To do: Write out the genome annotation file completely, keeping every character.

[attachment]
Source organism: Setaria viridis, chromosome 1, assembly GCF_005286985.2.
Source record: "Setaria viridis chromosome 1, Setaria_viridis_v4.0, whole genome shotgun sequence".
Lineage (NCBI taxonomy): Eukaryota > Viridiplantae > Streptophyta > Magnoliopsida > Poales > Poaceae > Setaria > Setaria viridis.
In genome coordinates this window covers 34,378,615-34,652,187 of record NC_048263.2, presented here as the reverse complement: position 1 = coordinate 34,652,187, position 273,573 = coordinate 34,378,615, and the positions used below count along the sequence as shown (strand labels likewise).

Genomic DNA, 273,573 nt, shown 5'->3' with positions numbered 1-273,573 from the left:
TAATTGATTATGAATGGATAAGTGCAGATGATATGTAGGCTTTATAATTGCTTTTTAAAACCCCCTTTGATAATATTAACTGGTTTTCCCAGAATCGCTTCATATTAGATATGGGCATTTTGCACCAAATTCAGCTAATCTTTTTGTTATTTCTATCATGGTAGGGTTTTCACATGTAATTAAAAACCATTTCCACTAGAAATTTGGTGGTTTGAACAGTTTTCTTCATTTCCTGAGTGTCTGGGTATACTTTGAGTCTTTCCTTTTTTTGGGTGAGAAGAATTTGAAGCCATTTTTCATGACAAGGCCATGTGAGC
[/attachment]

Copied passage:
Source organism: Setaria viridis, chromosome 1, assembly GCF_005286985.2.
Source record: "Setaria viridis chromosome 1, Setaria_viridis_v4.0, whole genome shotgun sequence".
Lineage (NCBI taxonomy): Eukaryota > Viridiplantae > Streptophyta > Magnoliopsida > Poales > Poaceae > Setaria > Setaria viridis.
In genome coordinates this window covers 34,378,615-34,652,187 of record NC_048263.2, presented here as the reverse complement: position 1 = coordinate 34,652,187, position 273,573 = coordinate 34,378,615, and the positions used below count along the sequence as shown (strand labels likewise).

Genomic DNA, 273,573 nt, shown 5'->3' with positions numbered 1-273,573 from the left:
TAATTGATTATGAATGGATAAGTGCAGATGATATGTAGGCTTTATAATTGCTTTTTAAAACCCCCTTTGATAATATTAACTGGTTTTCCCAGAATCGCTTCATATTAGATATGGGCATTTTGCACCAAATTCAGCTAATCTTTTTGTTATTTCTATCATGGTAGGGTTTTCACATGTAATTAAAAACCATTTCCACTAGAAATTTGGTGGTTTGAACAGTTTTCTTCATTTCCTGAGTGTCTGGGTATACTTTGAGTCTTTCCTTTTTTTGGGTGAGAAGAATTTGAAGCCATTTTTCATGACAAGGCCATGTGAGC